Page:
An increasing number of domestic abuse survivors are among the women who have been freed from Louisiana’s prisons in recent years as the state cut its female prison population nearly in half.
Criminal justice reforms, landmark court decisions affecting the rights of the accused and the work of advocates for women in prison have all played a significant role in shrinking a prison population that experts have long said was unfairly large.
Population numbers from the Louisiana Department of Public Safety and Corrections show a drop from 2,345 women incarcerated in 2013 to 1,220 in 2021. The population has since climbed back up over 1,500 but it’s still significantly smaller than it was a decade prior.
Women survivors of domestic violence, who claimed they killed their abusive partners in self-defense but were convicted by a jury anyway, are among those reaping the benefits of the state’s new-found mercy.
When Laura Eugene first went to prison after she killed her abusive boyfriend in 2000, their daughter DeVanna was only five years old.
The girl, now in her ’20s, said she spent her whole life looking for her mother.
“I remember looking for her at almost everything, graduation, high school graduation, prom and things. And I would look for her like, knowing she wasn't coming,” DeVanna said.
She was praying for a miracle to help her feel whole. She lost both her mother and her father the night David Fluence was killed.
His death resulted from the last fight in their tumultuous relationship.
“When the fights would happen, they would split up, get back together, split up, get back together, that sort of thing,” said Veronica Nicholson in 2018.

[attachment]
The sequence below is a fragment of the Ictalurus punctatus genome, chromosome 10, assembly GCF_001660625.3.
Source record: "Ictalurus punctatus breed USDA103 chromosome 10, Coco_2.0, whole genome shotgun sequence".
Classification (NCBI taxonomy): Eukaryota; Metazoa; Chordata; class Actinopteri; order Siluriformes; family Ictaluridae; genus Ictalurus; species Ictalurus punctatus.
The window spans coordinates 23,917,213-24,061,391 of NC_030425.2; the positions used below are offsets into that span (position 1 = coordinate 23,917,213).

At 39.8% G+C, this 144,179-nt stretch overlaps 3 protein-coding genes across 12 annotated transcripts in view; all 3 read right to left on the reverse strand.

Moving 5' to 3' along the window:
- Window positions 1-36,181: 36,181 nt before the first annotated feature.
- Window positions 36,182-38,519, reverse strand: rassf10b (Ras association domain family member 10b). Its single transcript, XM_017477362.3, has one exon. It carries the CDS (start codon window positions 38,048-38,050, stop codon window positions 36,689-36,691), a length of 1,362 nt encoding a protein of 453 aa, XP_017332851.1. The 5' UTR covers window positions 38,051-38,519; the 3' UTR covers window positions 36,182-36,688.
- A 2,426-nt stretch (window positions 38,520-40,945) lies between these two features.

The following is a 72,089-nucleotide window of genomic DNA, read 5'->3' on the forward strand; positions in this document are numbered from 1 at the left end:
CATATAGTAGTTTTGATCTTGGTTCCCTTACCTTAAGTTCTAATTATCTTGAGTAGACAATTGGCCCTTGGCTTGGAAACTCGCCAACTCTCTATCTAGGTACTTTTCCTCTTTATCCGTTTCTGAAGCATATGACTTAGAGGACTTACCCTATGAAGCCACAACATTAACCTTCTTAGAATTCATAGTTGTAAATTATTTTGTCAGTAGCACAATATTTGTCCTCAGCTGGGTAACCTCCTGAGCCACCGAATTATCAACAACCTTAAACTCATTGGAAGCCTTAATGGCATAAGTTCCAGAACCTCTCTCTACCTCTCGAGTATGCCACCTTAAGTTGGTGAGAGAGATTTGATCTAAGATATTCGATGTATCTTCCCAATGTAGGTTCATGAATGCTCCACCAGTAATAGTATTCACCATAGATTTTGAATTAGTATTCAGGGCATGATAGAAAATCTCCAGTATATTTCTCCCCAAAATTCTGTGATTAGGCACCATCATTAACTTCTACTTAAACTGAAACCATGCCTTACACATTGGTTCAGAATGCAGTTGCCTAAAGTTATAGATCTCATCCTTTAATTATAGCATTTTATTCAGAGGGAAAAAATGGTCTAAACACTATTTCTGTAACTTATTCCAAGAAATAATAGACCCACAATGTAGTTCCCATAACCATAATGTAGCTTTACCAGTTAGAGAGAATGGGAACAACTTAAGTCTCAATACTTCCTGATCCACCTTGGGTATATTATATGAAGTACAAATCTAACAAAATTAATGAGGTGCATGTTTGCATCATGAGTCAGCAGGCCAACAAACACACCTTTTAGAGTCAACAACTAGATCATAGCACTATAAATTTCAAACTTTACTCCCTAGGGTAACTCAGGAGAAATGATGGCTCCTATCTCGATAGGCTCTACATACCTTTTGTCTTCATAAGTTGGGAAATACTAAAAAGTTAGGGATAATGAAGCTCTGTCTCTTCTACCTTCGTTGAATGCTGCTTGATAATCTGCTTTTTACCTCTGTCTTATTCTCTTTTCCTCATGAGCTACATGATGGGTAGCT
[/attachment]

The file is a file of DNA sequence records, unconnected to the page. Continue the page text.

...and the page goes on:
That’s when WWL-TV first profiled Laura’s case as part of an investigative report on women serving life in prison for killing their alleged abusers.
Laura’s sons recalled hearing their mother and Fluence fighting over the years. They both remembered hearing Laura banging up against the walls the night Fluence was killed.
“David started beating on her. So, I'm hearing the walls, like, boom, boom like,” Dwayne Eugene recounted when asked about the night of Sept. 1, 2000.
At such a young age, DeVanna doesn’t remember specifics.
“I don't remember all of the abuse, but I remember abuse. So, I know, I know that my momma didn't deserve this,” DeVanna said.
Police records that Laura’s attorneys say were never introduced at trial show Laura called the police on David 6 times over the years.
She was convicted by a non-unanimous jury and sentenced to life in prison without the possibility of parole.
But in 2017, Louisiana Governor John Bel Edwards spearheaded the passage of a sweeping criminal justice reform package in the Louisiana legislature. At the time, Louisiana had one of the highest incarceration rates in the nation, and the reforms gave hundreds of inmates a second chance at life on the outside sooner than they ever thought possible.
Laura Eugene was one of them after Governor Edwards commuted her sentence to 99 years, making her eligible for parole under the new laws.
Four months after Edwards commuted her sentence in July 2022, Laura was granted a parole hearing. She testified before the Louisiana Board of Pardons and Parole, making her case for a release.
“I was trying to protect myself at the time and he throwed me down on the coffee table and choke me so I couldn't breathe. So, I realized that I got up and went and got a knife and I stabbed Mr. Fluence,” she told the board. “I take full responsibility for my actions for what I did to the family.”